Sept. 3, 1802
Earth has not any thing to shew more fair:
Dull would he be of soul who could pass by
A sight so touching in it’s majesty:
This City now doth like a garment wear
The beauty of the morning; silent, bare,
Ships, towers, domes, theatres, and temples lie
Open unto the fields, and to the sky;
All bright and glittering in the smokeless air.
Never did sun more beautifully steep
In his first splendor, valley, rock, or hill;
Ne’er saw I, never felt, a calm so deep!
The river glideth at his own sweet will:
Dear God! The very houses seem asleep;
William Wordsworth composed this Petrarchan sonnet on the “roof of a coach, on [his] way to France.” He was anxious about his reunion with and final departure from his mistress Annette Vallon and daughter Caroline. This sonnet is fourteen lines; written in iambic pentameter. Iambic pentameter means there are five feet; each foot has an unstressed, stressed syllable. The first eight lines is the octave, and the next six lines is the sestet. The octave has a rhyming scheme of ABCAABBA, and represents one complete sentence. There is a slight variation from the typical rhyming scheme of ABBAABBA. The poet does this to bring the readers attention to line three, which rhymes with nothing, “A sight so touching in it’s majesty:” That is the subject of the poem. If a person passes by without noticing the majesty of the sight, they have a “dull” soul.
The poem takes place in the “Beauty of the morning,” which lies like a blanket over the silent city. In line six, the poet varies the metrical meter of iambic to spondee, iamb, trochee, iamb, iamb. The poet does this to seize the attention of the reader regarding this list of things; “Ships, towers, domes, theatres and temples lie.” Line seven starts with a trochee to startle the reader into understanding that all those things are “Open upon the fields, and to the sky.”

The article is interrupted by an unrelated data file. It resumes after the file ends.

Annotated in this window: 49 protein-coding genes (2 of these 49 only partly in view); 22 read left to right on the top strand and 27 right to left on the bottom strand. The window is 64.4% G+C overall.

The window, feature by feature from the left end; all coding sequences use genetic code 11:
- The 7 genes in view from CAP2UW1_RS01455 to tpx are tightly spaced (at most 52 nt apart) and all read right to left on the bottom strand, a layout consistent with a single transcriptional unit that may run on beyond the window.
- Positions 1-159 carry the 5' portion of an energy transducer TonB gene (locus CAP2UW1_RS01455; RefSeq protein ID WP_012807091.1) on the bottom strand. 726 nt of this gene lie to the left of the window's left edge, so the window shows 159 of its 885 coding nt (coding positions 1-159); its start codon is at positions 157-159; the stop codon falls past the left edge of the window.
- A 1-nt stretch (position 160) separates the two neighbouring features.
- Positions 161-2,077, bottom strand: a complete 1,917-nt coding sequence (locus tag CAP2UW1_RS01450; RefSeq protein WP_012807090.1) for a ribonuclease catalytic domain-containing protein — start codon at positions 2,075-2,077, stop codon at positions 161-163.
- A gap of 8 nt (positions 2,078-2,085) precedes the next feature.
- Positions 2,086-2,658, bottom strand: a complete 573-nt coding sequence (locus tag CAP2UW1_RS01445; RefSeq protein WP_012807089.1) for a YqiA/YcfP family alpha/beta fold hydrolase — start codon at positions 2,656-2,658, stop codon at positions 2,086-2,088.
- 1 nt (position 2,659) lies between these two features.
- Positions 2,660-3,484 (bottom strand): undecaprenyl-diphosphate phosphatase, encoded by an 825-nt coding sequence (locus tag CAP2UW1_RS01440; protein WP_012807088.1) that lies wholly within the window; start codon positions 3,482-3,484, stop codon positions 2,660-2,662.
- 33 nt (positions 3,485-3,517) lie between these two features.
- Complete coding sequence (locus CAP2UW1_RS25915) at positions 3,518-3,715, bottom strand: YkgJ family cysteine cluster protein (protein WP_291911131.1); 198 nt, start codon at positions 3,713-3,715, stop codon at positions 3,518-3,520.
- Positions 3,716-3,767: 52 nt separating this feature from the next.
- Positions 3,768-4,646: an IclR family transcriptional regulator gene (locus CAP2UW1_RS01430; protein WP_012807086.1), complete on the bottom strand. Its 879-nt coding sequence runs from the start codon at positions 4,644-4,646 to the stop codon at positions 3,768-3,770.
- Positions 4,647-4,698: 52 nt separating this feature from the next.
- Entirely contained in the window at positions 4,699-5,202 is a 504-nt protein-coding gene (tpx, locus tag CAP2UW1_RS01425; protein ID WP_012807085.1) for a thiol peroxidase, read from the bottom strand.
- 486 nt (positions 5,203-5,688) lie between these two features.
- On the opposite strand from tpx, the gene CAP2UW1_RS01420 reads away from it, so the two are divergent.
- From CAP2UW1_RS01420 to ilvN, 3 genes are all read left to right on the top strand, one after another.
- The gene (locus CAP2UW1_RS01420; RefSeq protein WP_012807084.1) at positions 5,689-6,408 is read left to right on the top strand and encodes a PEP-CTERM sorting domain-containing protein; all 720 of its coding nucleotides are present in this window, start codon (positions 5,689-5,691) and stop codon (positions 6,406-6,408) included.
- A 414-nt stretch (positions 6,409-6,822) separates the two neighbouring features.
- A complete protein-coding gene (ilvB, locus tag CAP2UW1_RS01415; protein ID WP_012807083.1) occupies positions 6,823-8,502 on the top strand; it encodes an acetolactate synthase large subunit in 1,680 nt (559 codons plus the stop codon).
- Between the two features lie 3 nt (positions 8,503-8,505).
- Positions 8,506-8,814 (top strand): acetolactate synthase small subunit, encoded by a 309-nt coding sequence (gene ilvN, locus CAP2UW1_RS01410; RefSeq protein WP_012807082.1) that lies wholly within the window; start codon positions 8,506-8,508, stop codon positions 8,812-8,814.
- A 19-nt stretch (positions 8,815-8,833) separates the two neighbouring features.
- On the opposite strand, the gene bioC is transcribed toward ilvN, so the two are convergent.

Line eight, “All bright and glittering in the smokeless air” is the volta or turn in the sonnet indicating the poet’s intention of painting a picture of brightness and things a glitter. As well, that line has a metrical variation of iamb, iamb, iamb, anapest, and iamb. The anapest is used in this case to prolong and emphasize the “smokeless air.”
In lines nine through fourteen, the poet describes the sun as never shining more beautifully in its splendor upon “valley, rock, or hill.” How does this make the poet feel? The poet “never felt, a calm so deep.” How deep is the calm? The calm is like “the river glideth at his own sweet will.” What is the response of the poet? “Dear God!” The poet uses a metaphor of a “mighty heart” being likened to the sight he beholds. The reader may imagine the heart beating rapidly during the day, but for now that “mighty heart is lying still.”
“The Longman Anthology of British Literature, Fourth Edition,” Damrosch, David, and Kevin J.H. Dettmar, General Editors, Volume 2A, “The Romantics and their Contemporaries,” Wolfson, Susan and Peter Manning, Long Man, New York, New York, 2010.